EMC to acquire Indian security software company

EMC to acquire Indian security software company

EMC's security division RSA will acquire Indian security software company Valyd for an undisclosed sum.

EMC has signed a definitive agreement to acquire Valyd Software, an Indian vendor of software for securing enterprise data. EMC did not disclose the sum it will pay for Valyd, a privately held company.

Valyd's software will be brought into RSA, the security division of EMC that was set up last year to integrate products from its acquisition of RSA Security and Network Intelligence. The acquisition was expected to close in the first quarter, the Hopkinton, Massachusetts, vendor of storage management and security software said.

Valyd's technology for encrypting and securing data at the database and file system level would lead to the introduction of two new products from the RSA division, after the acquisition was complete, president of EMC India, Manoj Chugh, said.

RSA Database Security Manager would address security of data on a variety of database management systems, while RSA File Security Manager would secure data security at the file and folder level, Chugh said.

A focus of the RSA division was on products that manage and secure enterprise-wide information assets regardless of where they reside on the network, Chugh said. Valyd's technology, which runs on a large variety of operating systems and database systems, fitted well into the strategy of the RSA division.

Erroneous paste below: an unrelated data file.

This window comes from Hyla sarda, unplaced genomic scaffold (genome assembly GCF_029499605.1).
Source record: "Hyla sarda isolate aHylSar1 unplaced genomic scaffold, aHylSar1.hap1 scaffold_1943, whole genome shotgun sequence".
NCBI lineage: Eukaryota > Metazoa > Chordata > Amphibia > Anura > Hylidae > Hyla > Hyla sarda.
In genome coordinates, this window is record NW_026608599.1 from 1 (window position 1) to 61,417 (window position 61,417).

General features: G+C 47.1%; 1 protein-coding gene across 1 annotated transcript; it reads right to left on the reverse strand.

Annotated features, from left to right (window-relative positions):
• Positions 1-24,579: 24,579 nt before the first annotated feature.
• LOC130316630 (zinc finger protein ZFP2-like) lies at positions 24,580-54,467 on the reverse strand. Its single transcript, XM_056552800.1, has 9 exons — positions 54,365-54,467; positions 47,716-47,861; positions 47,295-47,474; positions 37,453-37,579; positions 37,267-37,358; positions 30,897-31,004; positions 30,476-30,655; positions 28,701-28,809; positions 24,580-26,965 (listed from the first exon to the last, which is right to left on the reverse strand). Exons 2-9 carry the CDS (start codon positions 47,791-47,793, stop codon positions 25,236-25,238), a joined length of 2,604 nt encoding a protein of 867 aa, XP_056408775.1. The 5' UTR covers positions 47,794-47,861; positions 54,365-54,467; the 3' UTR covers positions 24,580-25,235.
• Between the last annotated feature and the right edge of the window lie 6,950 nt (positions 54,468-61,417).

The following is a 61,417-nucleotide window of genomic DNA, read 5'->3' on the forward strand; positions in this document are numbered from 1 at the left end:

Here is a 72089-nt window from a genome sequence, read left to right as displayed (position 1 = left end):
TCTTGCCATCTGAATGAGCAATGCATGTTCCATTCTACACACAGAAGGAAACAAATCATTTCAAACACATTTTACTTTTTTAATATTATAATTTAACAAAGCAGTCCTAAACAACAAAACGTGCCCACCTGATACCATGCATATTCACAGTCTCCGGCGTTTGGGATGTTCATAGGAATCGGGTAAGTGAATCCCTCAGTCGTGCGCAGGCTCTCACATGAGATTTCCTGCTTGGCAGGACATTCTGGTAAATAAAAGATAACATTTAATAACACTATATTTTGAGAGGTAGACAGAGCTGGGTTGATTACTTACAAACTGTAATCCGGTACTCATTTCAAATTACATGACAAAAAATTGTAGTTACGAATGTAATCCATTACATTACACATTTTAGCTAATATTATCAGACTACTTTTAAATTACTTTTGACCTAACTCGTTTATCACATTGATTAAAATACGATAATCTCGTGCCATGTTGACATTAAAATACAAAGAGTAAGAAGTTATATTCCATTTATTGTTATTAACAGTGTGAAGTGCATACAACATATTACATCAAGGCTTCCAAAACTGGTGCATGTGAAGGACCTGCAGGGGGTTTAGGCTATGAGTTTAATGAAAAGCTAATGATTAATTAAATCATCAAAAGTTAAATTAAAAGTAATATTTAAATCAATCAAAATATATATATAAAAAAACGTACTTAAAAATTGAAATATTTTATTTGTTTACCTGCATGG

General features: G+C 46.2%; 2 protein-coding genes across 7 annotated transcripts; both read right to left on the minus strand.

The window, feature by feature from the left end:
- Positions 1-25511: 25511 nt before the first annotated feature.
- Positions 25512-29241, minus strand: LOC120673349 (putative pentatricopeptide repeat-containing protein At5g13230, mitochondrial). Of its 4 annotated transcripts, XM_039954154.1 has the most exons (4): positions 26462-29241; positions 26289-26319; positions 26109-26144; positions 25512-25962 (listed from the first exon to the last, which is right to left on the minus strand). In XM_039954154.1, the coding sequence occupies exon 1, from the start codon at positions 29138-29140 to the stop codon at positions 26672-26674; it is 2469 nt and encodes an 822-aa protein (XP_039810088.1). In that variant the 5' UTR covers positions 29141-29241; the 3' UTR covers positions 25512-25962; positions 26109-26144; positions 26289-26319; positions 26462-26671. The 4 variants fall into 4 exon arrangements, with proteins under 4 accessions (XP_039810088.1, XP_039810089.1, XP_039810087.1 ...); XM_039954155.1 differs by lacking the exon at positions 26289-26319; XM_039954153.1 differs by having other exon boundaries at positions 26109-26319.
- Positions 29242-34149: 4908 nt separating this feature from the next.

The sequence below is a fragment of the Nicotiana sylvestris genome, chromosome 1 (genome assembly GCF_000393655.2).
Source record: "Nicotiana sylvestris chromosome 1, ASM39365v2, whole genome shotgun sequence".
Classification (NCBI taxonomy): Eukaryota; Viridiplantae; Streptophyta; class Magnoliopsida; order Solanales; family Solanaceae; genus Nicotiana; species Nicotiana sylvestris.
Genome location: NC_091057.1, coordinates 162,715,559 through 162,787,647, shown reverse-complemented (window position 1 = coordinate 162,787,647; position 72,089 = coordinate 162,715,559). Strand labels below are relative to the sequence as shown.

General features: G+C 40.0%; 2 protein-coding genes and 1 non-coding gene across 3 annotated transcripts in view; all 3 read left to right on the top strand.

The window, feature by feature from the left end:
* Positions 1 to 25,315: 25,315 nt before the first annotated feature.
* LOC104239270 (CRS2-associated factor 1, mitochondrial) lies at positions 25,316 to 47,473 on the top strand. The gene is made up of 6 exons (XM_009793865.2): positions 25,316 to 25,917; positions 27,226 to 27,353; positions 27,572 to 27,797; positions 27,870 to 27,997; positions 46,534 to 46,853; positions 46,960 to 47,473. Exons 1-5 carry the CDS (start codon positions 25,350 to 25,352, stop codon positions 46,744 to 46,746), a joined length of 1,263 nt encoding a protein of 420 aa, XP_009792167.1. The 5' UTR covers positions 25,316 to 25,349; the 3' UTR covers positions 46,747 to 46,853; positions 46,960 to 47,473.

Valyd Software was set up in 1998 to develop software to secure enterprise data. The company has more than 50 staff in Hyderabad, which would be increased to 100 by the end of this year, Chugh said. The Hyderabad operation would focus on the development and enhancement of the new security products.

Indian product companies have emerged as acquisition targets for multinational companies. Oracle, for example, has acquired a majority stake in Indian financial software company, i-flex Solutions.

"India was until now perceived as a low-cost location for outsourcing work, rather than as a place where you could find top quality innovation and intellectual property," Chugh said.

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